- Why is it dangerous to go against the voice of conscience? What does God give us a conscience for? Rom. 2:15. What does it do (say)? Why should we strive for a clear conscience? Cf. Acts 24:16
- Who has a conscience? How (or when) is conscience like a prisoner moaning in his cell? How can it’s “alarm sounds” be turned down, but not off? Ps. 32; 51. Why is the existence of conscience unexplainable without God, and its wrestlings inconsolable apart from Christ?
- Read Mark 6:14-29. What signs of conscience (and ignored conscience) are evident in Herod’s actions? What consequences faced Herod (and many others) because of his mounting sins? See Josephus, the Jewish historian for corroborating historical evidence about Herod Antipas.
- What is the danger of convincing our conscience that we can commit “small sins” while aiming for a good purpose? How does Scripture contradict the idea of the “end justifies the means?” Rom. 12:21
- What are two different ways the conscience can be harmed? 1 Tim. 4:1-5; Titus 1:15. What behavior and thinking are responsible for each?
- What remedy does the Bible supply for a burdened and guilty conscience? Joel 2:13; Mark 1:15. How is baptism an appeal to God for a clean conscience? 1 Peter 3:16. What act of God provides us with a clean conscience? Heb. 9:14; 10:22. What assurance do we have that God will grant us this promise of forgiveness? 2 Cor. 1:20
Monday, July 16, 2012
Sermon on Mark 6:14-29, for the 7th Sunday after Pentecost, "Keeping a Clear Conscience"
1. Intro: “to go against conscience is neither right nor safe.”--Luther “my conscience is captive to the Word of God.” Herod Antipas is a prime example of how it is neither right nor safe to go against conscience, and why God gave us our conscience to listen to it and God’s Word; rather than competing voices and interests that would move us to sin. Paul’s example: “I always take pains to have a clear conscience toward both God and man.” (Acts 24:16)
2. What is our conscience? Inner voice that testifies (gives witness) to God, and the knowledge of right and wrong. Some describe it as our “moral compass.” Romans 2:15 is key: “They [Gentiles] show that the work of the law is written on their hearts, while their conscience also bears witness, and their conflicting thoughts accuse or even excuse them.” Shows two things: 1) work of the law is written on our hearts, so conscience bears witness. We know what is right, and that it is demanded of us. Can’t pretend not to know. 2) conflicting thoughts accuse or even excuse: The conscience issues “warning sounds” (Wells) when we do wrong. It judges us and accuses us when we do wrong. Conscience both reveals God’s will, and holds us accountable to it, so that we are accused when we disobey.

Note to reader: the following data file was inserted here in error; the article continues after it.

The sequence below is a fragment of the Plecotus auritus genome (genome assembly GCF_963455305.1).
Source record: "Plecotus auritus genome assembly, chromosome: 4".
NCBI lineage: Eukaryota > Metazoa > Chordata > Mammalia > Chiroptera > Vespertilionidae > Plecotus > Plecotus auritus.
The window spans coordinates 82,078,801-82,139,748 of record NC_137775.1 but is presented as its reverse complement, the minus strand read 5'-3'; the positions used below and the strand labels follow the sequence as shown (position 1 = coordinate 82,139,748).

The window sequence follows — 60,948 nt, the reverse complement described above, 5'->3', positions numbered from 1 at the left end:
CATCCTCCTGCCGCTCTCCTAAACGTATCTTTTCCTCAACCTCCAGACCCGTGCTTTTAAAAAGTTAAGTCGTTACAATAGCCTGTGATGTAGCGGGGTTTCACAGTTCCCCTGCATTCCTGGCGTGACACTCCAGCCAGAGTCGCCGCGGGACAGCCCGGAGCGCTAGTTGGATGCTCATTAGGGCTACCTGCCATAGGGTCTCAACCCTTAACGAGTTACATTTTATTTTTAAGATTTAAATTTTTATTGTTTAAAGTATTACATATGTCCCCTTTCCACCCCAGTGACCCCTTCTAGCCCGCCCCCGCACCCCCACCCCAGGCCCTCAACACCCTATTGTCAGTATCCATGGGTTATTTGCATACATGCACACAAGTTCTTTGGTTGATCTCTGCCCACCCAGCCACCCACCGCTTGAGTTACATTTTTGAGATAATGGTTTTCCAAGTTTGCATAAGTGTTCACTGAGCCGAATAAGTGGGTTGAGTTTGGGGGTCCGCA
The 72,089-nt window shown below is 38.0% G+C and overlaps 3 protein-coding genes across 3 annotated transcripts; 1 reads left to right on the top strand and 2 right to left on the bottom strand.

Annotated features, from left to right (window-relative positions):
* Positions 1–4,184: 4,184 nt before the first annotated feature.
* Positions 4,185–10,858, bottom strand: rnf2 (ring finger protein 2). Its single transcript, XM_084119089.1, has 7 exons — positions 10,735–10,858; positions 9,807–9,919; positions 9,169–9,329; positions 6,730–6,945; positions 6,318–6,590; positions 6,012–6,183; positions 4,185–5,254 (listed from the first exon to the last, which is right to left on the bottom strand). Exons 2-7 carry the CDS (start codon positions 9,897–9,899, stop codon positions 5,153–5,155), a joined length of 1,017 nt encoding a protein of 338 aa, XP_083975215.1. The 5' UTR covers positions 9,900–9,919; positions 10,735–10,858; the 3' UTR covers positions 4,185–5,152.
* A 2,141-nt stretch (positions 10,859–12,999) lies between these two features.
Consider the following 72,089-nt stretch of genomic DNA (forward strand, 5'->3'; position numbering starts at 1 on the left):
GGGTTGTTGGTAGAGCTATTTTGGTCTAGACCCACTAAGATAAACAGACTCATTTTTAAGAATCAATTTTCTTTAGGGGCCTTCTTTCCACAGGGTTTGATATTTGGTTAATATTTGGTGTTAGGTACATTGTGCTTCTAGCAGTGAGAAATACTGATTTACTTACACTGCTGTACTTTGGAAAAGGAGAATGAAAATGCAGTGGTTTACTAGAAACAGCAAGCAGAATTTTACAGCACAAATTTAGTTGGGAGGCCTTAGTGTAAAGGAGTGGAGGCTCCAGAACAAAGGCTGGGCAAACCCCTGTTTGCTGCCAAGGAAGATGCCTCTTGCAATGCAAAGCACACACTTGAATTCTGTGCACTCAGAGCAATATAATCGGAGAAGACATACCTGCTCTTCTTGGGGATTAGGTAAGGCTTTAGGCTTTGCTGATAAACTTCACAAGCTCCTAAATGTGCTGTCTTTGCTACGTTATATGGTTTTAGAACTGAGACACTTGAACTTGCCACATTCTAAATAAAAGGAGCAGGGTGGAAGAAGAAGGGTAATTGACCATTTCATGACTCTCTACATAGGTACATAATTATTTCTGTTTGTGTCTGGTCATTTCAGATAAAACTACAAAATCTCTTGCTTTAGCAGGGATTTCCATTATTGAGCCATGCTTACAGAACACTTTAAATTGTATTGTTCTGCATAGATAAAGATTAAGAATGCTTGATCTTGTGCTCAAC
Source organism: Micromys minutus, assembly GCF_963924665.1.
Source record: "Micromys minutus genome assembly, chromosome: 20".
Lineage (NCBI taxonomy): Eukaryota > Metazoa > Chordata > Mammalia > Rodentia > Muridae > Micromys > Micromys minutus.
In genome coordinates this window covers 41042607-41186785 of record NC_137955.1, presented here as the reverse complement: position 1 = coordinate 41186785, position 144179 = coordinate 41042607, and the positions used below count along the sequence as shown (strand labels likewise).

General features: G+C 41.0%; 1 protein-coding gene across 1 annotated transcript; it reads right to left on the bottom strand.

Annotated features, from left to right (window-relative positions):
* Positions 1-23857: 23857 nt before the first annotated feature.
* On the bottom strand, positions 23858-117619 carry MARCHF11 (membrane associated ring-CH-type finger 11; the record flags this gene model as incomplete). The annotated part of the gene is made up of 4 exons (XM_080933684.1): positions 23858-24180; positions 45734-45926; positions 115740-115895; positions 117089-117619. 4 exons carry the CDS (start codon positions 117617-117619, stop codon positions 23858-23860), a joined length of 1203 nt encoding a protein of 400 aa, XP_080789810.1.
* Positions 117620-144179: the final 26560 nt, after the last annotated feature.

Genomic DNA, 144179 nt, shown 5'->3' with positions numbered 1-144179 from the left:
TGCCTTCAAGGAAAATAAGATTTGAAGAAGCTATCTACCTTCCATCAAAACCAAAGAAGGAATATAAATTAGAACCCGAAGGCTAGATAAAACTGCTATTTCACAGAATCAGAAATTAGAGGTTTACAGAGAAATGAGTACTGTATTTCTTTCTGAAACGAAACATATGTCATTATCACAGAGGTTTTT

3. David Wells says that “Conscience…is more like the moaning of a prisoner in his cell than” a lecturing professor. “It is an alarm signal whose noise can be turned down but not off. It is our [inner] reality, which is inexplicable in the absence of God, and inconsolable apart from his grace.” In other words, conscience doesn’t require deep intellectual knowledge, but the sense of guilt that everyone feels when they do wrong. We can try to quiet the alarm sound, but not turn it off, though we make many other attempts to escape it. And finally, that we have a conscience makes no sense apart from the existence of God, and it cannot be comforted or consoled apart from Him. “You have made us for yourself, O Lord, and our heart is restless until it rests in you.” (Augustine)
4. Who has a conscience? Everyone. We have no excuse. Herod heard the voice of conscience but ignored it. Terrified conscience that John was raised. Proceeded against his guilty conscience to execute John, fulfilling a foolish oath and trying to save face with his unlawful wife and dinner guests. Sins were multiplying out of his control.
5. Herod took Herodias, the his step-brother Philip’s wife, to be his own, while both their spouses were still living and married. To the crimes of incest and adultery, Herod would later add the murder of John the Baptist. Stirred up war with the King of Arabia, his father-in-law from his first wife, and Herod’s army was destroyed. His later treacheries got him and his wife exiled to France. “Some of the Jews thought that the destruction of Herod’s army came from God, and that very justly, as a punishment of what he did against John, that was called the Baptist; for Herod slew him, who was a good man, and commanded the Jews to exercise virtue, both as to righteousness towards one another, and piety towards God, and so to come to baptism” (Josephus). His evil came down on his head and others, literally and figuratively.